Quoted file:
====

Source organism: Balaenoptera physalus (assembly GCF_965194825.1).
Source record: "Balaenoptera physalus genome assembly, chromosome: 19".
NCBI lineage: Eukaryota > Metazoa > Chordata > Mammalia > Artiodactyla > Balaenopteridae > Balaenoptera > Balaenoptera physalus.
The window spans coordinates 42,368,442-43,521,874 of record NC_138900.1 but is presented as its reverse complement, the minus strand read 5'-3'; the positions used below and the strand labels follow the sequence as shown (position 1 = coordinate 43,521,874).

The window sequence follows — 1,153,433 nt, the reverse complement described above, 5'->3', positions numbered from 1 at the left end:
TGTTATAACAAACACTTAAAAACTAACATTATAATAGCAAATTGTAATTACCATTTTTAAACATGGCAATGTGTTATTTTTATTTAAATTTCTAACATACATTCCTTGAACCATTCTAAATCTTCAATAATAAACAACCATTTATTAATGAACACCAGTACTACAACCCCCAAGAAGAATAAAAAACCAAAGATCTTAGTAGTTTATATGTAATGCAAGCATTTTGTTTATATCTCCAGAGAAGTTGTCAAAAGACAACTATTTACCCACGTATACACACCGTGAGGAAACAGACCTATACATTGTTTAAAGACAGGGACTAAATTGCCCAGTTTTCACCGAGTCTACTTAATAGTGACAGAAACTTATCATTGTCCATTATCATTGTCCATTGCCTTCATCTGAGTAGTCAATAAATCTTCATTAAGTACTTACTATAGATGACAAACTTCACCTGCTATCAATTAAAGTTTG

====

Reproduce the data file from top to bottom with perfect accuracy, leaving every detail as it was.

Source organism: Balaenoptera physalus (assembly GCF_965194825.1).
Source record: "Balaenoptera physalus genome assembly, chromosome: 19".
NCBI lineage: Eukaryota > Metazoa > Chordata > Mammalia > Artiodactyla > Balaenopteridae > Balaenoptera > Balaenoptera physalus.
The window spans coordinates 42,368,442-43,521,874 of record NC_138900.1 but is presented as its reverse complement, the minus strand read 5'-3'; the positions used below and the strand labels follow the sequence as shown (position 1 = coordinate 43,521,874).

The window sequence follows — 1,153,433 nt, the reverse complement described above, 5'->3', positions numbered from 1 at the left end:
TGTTATAACAAACACTTAAAAACTAACATTATAATAGCAAATTGTAATTACCATTTTTAAACATGGCAATGTGTTATTTTTATTTAAATTTCTAACATACATTCCTTGAACCATTCTAAATCTTCAATAATAAACAACCATTTATTAATGAACACCAGTACTACAACCCCCAAGAAGAATAAAAAACCAAAGATCTTAGTAGTTTATATGTAATGCAAGCATTTTGTTTATATCTCCAGAGAAGTTGTCAAAAGACAACTATTTACCCACGTATACACACCGTGAGGAAACAGACCTATACATTGTTTAAAGACAGGGACTAAATTGCCCAGTTTTCACCGAGTCTACTTAATAGTGACAGAAACTTATCATTGTCCATTATCATTGTCCATTGCCTTCATCTGAGTAGTCAATAAATCTTCATTAAGTACTTACTATAGATGACAAACTTCACCTGCTATCAATTAAAGTTTG